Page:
How a Scottish kilt helped Tintin emerge as a comic hero with cultural sensitivity

  • Arts
  • Saturday, 05 Oct 2019

Tintinologists say 'The Black Island' story marked a 'stylistic and ideological change' for the beloved comic book hero. Photo: Handout

It's the moment experts say that Tintin stopped being quite so racist, and began his long journey towards what we might now call culturally sensitive “wokeness”.

A key drawing of the crime-fighting cub reporter from his British adventure, The Black Island, will go under the hammer in Paris this month.

Worth an estimated US$326,000 (RM1.3mil), the A3-sized ink drawing from 1938 marks a turning pointing in the development of the comic book boy hero as a more rounded, self-aware individual.

Having engaged in full-blooded Russophobia in Tintin In The Land Of The Soviets, and piled on the racial stereotypes in subsequent scrapes in the Congo, America and the Middle East, Tintinologists say the story marks a “stylistic and ideological change”.

And they credit Tintin putting on a skirt – or a Scottish kilt, to be more precise – for this radical transformation.

Professor Laurence Grove of the University of Glasgow said that in the story Tintin “goes from looking at other cultures from the outside to taking on other cultures.”

“He’s not saying, ‘I’m going to tell you what to do,’ as he did he in the Congo where he wanted to turn the natives into good little Belgians.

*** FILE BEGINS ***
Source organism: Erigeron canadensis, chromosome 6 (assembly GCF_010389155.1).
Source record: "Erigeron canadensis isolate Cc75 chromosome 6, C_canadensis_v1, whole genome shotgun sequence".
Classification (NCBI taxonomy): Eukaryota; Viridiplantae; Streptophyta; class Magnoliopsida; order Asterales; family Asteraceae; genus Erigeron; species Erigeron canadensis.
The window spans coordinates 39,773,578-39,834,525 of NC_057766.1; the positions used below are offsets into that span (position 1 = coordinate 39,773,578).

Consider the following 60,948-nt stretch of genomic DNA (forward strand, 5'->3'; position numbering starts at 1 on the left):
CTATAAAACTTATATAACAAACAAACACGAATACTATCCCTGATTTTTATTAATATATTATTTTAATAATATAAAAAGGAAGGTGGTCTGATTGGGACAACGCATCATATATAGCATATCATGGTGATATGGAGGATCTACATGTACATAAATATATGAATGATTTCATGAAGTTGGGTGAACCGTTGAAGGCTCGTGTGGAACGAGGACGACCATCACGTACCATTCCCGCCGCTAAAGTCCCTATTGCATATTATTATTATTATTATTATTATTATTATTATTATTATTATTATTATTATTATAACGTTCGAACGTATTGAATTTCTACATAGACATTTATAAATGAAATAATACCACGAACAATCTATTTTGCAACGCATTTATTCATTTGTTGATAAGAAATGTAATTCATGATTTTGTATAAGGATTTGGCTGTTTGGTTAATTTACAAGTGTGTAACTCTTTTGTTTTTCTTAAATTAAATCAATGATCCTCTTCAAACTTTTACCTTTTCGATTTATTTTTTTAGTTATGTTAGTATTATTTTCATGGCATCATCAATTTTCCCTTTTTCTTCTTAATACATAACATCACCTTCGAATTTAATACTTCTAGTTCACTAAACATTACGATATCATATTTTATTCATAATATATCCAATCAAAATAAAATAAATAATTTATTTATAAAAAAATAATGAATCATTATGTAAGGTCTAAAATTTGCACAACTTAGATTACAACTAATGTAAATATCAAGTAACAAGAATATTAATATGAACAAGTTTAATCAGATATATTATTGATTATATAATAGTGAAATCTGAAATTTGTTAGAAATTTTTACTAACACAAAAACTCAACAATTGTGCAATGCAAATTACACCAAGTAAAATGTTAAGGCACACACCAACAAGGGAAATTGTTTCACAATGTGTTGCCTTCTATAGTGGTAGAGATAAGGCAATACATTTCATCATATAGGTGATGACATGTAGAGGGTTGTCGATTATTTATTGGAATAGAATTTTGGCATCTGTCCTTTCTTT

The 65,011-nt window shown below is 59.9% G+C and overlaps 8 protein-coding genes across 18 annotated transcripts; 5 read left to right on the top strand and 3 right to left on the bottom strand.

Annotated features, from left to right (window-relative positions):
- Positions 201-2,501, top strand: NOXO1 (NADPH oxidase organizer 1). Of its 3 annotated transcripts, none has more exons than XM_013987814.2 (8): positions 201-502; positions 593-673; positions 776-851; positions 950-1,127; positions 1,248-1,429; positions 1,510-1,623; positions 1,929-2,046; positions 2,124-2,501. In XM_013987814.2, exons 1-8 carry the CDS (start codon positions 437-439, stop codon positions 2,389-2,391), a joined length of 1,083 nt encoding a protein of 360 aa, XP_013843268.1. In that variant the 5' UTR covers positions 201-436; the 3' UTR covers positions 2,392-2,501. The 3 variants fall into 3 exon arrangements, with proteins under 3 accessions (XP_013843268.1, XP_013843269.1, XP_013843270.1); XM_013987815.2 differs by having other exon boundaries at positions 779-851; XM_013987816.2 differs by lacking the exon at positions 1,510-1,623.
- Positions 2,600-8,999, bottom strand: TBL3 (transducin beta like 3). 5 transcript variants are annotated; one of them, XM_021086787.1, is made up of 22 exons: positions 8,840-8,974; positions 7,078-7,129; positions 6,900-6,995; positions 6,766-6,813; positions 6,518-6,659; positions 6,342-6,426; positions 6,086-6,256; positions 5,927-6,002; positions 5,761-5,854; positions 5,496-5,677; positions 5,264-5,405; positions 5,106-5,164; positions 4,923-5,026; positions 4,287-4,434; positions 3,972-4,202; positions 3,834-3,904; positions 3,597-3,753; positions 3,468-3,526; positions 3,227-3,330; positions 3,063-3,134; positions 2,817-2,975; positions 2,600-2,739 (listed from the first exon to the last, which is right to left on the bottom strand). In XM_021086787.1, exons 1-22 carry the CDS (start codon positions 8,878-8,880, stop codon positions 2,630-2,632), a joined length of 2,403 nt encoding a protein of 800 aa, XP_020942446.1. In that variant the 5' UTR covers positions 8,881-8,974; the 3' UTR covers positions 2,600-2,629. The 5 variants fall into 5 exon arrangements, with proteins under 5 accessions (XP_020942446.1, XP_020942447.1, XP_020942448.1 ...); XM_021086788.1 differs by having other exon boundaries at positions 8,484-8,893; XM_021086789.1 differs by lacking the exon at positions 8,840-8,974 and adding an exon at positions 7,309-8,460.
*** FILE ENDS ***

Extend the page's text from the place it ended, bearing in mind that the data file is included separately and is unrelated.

“This time Tintin is saying ‘I’m going to be like you and by doing that I’m going to help solve the problem’,” said the specialist, the president of the International Bande Dessinee Society, the French name for comics.

Loosely based on Alfred Hitchcock’s classic film, 39 Steps, the story has Tintin and his dog Snowy pursuing a gang of counterfeiters across Britain, ending up in the Scottish Highlands where a “ferocious beast” kills anyone who dares to set foot on its island.

The scene being auctioned in Paris on Oct 11 shows Tintin confronting the giant gorilla, which was the cover of Le Petit Vingtieme, in February 1938, the children’s magazine Herge edited for the Belgian Le Soir newspaper.

Grove said the story was “the only one that Herge redid twice”, sending his assistant Bob De Moor to Scotland on a research trip before work began on the final version in 1966.

He clearly did his homework. For as the Scottish newspaper the Sunday Post later noted, “Tintin had the legs for a kilt, enjoyed a pint, and had a fierce wee dog.

“If he didn’t have a Scots granny, he should have had,” it added.

The Paris sale also includes a preparatory drawing for the 1967 story, Flight 714 To Sydney, and the cover of The Shooting Star, produced during the German Occupation of Belgium – both of which comics expert Hugo Frey has said contained anti-Semitic tropes.

Grove said The Shooting Star was “overtly pro-Nazi, and the story is really the Axis against the Allies”, with the baddie Blumenstein a stereotypical Jewish capitalist.

Herge made significant changes to the story after World War II, including reducing the size of Blumenstein’s nose.

The flight to Sydney drawings, which feature his sidekick Captain Haddock and friend Professor Calculus, are likely to go for up to €100,000 (RM459,000), with the explosive mushroom scene cover from The Shooting Star fetching a little less.

Four images which show members of Tintin’s gang – including Thomson and Thompson – bumping into each other is expected to make €20,000 (RM92,000).

They are going under the hammer alongside works by Asterix creator Uderzo and the Italian graphic novelist Hugo Pratt, the creator of the Corto Maltese stories. – AFP

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